At midterm, the convention process for nominating U.S. Senate candidates in Virginia appears to deserve at least a passing grade.

It is the first time in modern state history that both major parties have resorted to conventions instead of primary elections to choose their nominees for a regular statewide election.

Until about 10 years ago, the Republicans were such a tiny minority of the electorate that it would have been embarrassing to invite voters at large to participate in a GOP primary.

Until this year, the Democrats dismissed the Republican convention as a "closed system." They also turned to a convention this year, however, in recognition of the fact that primaries have become too costly, too divisive and increasingly ineffective in turning out large numbers of election weary voters.

On Saturday, the Democrats will hold mass meetings in every city and county in Virginia to choose delegates to the June 9-10 convention in Williamsburg. It appears likely that none of the eight Democratic candidates will win a majority delegates in this first round and that a substantial number will go to the convention truly undecided.

What this means is that the Virginia Democratic Party is still very seriously examining itself, trying to decide how it can recapture the allegiance of the state's conservative electorate without recanting its break with the arch conservative era dominated by the followers of the late governor and senator, Harry F. Byrd Sr.

The Democrats hope to turn out as many as 25,000 people for their mass meetings. If they do, they will have demonstrated that the party retains a vitality that needs only an attractive candidate to put it back into competition with the Republicans in statewide races.

The Republicans have been holding a few city and county meetings each week since mid-February and will not finish their process until May 16. With about half the delegates to the June 2-3 convention in Richmond selected, GOP leaders are not only pleased with the participation in their meetings, they are slightly amazed.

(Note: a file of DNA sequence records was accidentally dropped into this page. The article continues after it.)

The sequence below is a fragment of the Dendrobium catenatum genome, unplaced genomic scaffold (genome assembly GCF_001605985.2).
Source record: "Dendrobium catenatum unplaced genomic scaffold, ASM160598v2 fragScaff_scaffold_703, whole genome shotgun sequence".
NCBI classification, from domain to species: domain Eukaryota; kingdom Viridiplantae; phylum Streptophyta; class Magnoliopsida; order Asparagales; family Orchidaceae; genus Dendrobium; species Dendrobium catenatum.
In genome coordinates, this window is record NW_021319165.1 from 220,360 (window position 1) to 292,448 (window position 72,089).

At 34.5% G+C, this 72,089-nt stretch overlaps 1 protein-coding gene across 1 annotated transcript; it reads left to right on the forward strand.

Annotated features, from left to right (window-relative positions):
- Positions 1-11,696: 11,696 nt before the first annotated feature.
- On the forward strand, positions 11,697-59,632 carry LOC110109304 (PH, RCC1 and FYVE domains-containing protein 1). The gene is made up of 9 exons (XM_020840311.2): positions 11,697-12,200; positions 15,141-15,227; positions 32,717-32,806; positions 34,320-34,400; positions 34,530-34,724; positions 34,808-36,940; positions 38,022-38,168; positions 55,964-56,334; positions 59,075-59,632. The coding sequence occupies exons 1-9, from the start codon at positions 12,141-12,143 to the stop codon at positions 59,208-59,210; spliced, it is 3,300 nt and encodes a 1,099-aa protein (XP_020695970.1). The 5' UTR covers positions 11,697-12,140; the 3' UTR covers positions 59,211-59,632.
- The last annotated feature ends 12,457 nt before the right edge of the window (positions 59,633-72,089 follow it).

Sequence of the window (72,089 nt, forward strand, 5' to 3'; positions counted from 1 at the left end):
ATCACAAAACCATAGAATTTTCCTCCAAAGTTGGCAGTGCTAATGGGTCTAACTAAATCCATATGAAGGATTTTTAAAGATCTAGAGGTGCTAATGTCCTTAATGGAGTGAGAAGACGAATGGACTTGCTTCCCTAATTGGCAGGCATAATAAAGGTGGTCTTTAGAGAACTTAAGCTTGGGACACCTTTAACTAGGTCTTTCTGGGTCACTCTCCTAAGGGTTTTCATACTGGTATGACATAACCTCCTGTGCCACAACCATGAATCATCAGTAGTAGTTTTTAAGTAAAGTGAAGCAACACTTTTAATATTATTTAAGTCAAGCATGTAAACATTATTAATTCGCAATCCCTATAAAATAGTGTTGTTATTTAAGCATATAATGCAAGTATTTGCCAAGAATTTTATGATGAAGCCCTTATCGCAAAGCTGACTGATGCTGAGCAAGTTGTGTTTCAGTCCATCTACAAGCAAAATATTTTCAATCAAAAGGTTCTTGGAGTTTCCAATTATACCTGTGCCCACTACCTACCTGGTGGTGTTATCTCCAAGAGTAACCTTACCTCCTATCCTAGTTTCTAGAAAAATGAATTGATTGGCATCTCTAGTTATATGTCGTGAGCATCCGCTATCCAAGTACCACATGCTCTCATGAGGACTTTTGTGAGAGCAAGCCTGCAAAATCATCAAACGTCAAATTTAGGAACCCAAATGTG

About 2,000 Republicans took part in Fairfax County and Alexandria, 300 in Richmond and 300 in Norfolk. About 100 turned out in Washington County in rural southwest Virginia, and in Rappahannock County, one of the least populous in the state, 50 Republicans showed up to choose a grand total of three delegates.

Republican city and county leaders are attributing the heavy participation to more than the vigorous campaigns of four senate candidates. They say it is also the result of a general upsurge of interest in the GOP, growing opposition to President Carter in the state and rising number of Republican candidates for legislative and local government offices who draw their followers into the party process.

Only two aspects of the convention process have raised serious objections so far: the Republicans' instructed delegations and on the Democratic side, proportional representation.

Republican candidate Richard D. Obenshain, a former state chairman, succeeded in getting all of the 105 delegate votes in the Richmond suburb of Chesterfield County instructed to support him and is making the same effort in another Richmond suburb, Henrico County.

A delegation can be instructed if a majority of those attending a mass meeting vote to require all delegates to cast their ballots for one candidate even though some of the delegates may actually prefer someone else. Party rules permit instruction, but the Obenshain successes in his Richmond political base as causing some hard feelings with supporters of former Gov. Linwood Holton, former Navy Secretary John Warner and state Sen. Nathan H. Miller.

The Democrats' proportional representation rule requires candidates to win 20 percent of the votes at a mass meeting to get any delegates and then awards them delegates in proportion to the votes they receive.

Long shot candidates such as Falls Church feminist Flora Crater oppose the 20 percent rule on grounds that it freezes them out of the convention. Party chairman Joe Fitzpatrick opposes proportional representation because he thinks it makes the selection process too complex. He wants delegates chosen by a simple majority vote.

These, however, are minor controversies in a process that on the whole appears to be working so well tht it may be a long time before either party in Virginia again resorts to a primary to choose its statewide candidates.